• the real difference between Japan (and much of the rest of the world) is the Buddhist worldview that predominates in Japanese society
  • the real difference between Saudi Arabia (and much of the rest of the world) is defined by the Islamic worldview that prevails in Saudi Arabian culture
Today’s American culture is at best, morally indifferent. It is a culture where Judeo-Christian values are mocked and where immorality in high places is not only ignored, but often rewarded in the voting booth. It is a culture where violence, banality, meanness, and disintegrating personal behavior are destroying civility. Good faith efforts on the part of those holding Judeo-Christian values, to halt this slide into barbarism are often maligned as intolerant and bigoted. As a result, some Christians are tempted to withdraw into the safety of their local churches, to keep busy plugging into every program offered by their church, hoping to keep themselves and their children safe from the coming desolation.

But, turning our back on the culture is a betrayal of our Biblical mandate.

Christianity is more than private belief, more than personal salvation; it is a comprehensive life system that answers the most pressing questions of humanity .....
  • Where did I come from?
  • Why am I here?
  • Where am I going?
  • Does life have any meaning and purpose?
During the dot.com boom, the media reported a new phenomenon in the then-booming economy among the growing percentage of young Americans in high-tech work that attained great wealth, often before the age of 30 - the ever-increasingly bizarre quests to seek meaning in one’s life. During the height of the “dot.com boom”, one couple flew to Germany and rented a Ferrari for 1 week at a cost of $12,000 simply to experience driving at high speed on the autobahn. There was the young dot.com multimillionaire who purchased a mansion with dozens of rooms and virtually no furniture who admitted to a reporter that he had not even been in all the rooms yet; showed the reporter the grand room where he boasted of recently playing Frisbee with his friends; when asked why he purchased such a large house for which he had no apparent need, he replied, ‘because I could.”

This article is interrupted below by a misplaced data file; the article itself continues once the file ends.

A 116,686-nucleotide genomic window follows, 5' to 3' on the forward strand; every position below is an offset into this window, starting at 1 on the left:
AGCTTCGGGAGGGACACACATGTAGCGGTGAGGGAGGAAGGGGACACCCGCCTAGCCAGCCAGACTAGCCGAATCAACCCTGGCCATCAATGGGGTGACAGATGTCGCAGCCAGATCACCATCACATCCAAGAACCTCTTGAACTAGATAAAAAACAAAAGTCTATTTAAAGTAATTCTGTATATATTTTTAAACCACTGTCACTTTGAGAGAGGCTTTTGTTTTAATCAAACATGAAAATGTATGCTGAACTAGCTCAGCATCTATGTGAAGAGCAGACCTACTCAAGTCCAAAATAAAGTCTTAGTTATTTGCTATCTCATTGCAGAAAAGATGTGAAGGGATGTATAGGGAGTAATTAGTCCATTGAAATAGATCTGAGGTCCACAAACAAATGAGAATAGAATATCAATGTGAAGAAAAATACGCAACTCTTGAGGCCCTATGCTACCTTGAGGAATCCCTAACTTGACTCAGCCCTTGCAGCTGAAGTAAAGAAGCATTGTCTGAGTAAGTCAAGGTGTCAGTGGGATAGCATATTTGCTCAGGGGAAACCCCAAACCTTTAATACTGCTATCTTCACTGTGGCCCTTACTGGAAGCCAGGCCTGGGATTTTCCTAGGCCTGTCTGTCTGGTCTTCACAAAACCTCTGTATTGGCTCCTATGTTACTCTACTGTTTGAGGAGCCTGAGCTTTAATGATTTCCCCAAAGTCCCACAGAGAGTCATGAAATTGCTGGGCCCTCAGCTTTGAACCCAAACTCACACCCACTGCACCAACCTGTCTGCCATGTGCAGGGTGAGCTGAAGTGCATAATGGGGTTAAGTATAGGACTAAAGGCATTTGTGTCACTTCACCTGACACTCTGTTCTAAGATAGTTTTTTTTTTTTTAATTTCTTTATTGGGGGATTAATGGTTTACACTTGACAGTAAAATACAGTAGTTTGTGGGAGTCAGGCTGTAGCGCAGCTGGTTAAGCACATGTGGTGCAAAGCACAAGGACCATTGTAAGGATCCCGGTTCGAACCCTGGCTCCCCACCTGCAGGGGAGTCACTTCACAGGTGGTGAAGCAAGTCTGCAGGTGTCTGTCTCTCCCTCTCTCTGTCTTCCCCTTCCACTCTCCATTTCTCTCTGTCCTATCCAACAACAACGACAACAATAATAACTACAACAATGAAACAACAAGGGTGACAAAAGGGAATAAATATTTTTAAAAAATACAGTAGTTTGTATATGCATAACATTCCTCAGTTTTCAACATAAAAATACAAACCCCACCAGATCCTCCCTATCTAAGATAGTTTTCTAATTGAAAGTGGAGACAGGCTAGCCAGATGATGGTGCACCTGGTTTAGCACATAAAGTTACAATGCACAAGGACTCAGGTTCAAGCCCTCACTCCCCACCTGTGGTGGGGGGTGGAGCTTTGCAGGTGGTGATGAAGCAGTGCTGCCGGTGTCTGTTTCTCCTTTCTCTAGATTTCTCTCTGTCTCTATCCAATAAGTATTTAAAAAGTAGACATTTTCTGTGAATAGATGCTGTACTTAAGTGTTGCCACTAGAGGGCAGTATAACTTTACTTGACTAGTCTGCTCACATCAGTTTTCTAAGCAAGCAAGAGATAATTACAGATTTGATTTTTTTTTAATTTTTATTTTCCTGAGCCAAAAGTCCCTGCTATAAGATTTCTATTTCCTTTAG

Yet, despite more toys, expensive clothes, vacations and grandiose homes, there is an increasing awareness that none of this brings meaning to life; thus the growing number of psychoanalysts with young millionaires as their clients trying to find meaning in life.

As believers, we believe that only Christianity offers a way to understand the cosmos around us. Christianity is a comprehensive worldview, covering all areas of life and thought, every aspect of creation. Christianity offers the viable way to live in line with the real world. The alternative is to live in a state of denial of reality.

I am convinced the most effective Christians in reaching others with its life-giving message, are those who understand its inherent worldview and live it themselves. God’s revelation in Christ is the source of all truth; it is a comprehensive framework for reality.